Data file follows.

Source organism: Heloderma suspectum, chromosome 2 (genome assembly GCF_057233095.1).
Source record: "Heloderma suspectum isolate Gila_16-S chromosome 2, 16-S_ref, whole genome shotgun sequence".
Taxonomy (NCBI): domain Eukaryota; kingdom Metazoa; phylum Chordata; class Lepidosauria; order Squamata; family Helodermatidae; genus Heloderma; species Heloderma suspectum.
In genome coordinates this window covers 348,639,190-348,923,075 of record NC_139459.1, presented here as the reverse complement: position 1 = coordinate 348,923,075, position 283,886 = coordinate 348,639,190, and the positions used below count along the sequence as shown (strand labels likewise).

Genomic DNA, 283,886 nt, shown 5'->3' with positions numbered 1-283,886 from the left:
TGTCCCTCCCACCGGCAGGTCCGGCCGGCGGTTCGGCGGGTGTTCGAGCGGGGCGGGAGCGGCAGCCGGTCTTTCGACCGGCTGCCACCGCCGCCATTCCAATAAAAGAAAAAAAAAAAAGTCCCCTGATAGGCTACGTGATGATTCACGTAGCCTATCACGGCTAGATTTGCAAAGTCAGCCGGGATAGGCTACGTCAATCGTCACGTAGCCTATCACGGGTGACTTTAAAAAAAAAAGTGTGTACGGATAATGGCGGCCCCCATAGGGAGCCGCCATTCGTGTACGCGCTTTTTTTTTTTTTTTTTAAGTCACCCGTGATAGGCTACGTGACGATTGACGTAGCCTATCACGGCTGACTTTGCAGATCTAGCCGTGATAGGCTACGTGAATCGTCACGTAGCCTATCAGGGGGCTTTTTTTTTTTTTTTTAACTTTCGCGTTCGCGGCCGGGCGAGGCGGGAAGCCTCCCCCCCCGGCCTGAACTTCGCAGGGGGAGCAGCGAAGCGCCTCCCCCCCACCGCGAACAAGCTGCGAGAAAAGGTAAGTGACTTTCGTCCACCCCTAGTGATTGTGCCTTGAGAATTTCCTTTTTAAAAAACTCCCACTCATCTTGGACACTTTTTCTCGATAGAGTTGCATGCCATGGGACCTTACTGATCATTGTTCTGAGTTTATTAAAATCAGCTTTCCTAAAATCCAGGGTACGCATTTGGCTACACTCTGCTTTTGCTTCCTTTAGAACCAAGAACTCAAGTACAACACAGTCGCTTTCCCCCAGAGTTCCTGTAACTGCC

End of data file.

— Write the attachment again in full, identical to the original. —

Source organism: Heloderma suspectum, chromosome 2 (genome assembly GCF_057233095.1).
Source record: "Heloderma suspectum isolate Gila_16-S chromosome 2, 16-S_ref, whole genome shotgun sequence".
Taxonomy (NCBI): domain Eukaryota; kingdom Metazoa; phylum Chordata; class Lepidosauria; order Squamata; family Helodermatidae; genus Heloderma; species Heloderma suspectum.
In genome coordinates this window covers 348,639,190-348,923,075 of record NC_139459.1, presented here as the reverse complement: position 1 = coordinate 348,923,075, position 283,886 = coordinate 348,639,190, and the positions used below count along the sequence as shown (strand labels likewise).

Genomic DNA, 283,886 nt, shown 5'->3' with positions numbered 1-283,886 from the left:
TGTCCCTCCCACCGGCAGGTCCGGCCGGCGGTTCGGCGGGTGTTCGAGCGGGGCGGGAGCGGCAGCCGGTCTTTCGACCGGCTGCCACCGCCGCCATTCCAATAAAAGAAAAAAAAAAAAGTCCCCTGATAGGCTACGTGATGATTCACGTAGCCTATCACGGCTAGATTTGCAAAGTCAGCCGGGATAGGCTACGTCAATCGTCACGTAGCCTATCACGGGTGACTTTAAAAAAAAAAGTGTGTACGGATAATGGCGGCCCCCATAGGGAGCCGCCATTCGTGTACGCGCTTTTTTTTTTTTTTTTTAAGTCACCCGTGATAGGCTACGTGACGATTGACGTAGCCTATCACGGCTGACTTTGCAGATCTAGCCGTGATAGGCTACGTGAATCGTCACGTAGCCTATCAGGGGGCTTTTTTTTTTTTTTTTAACTTTCGCGTTCGCGGCCGGGCGAGGCGGGAAGCCTCCCCCCCCGGCCTGAACTTCGCAGGGGGAGCAGCGAAGCGCCTCCCCCCCACCGCGAACAAGCTGCGAGAAAAGGTAAGTGACTTTCGTCCACCCCTAGTGATTGTGCCTTGAGAATTTCCTTTTTAAAAAACTCCCACTCATCTTGGACACTTTTTCTCGATAGAGTTGCATGCCATGGGACCTTACTGATCATTGTTCTGAGTTTATTAAAATCAGCTTTCCTAAAATCCAGGGTACGCATTTGGCTACACTCTGCTTTTGCTTCCTTTAGAACCAAGAACTCAAGTACAACACAGTCGCTTTCCCCCAGAGTTCCTGTAACTGCC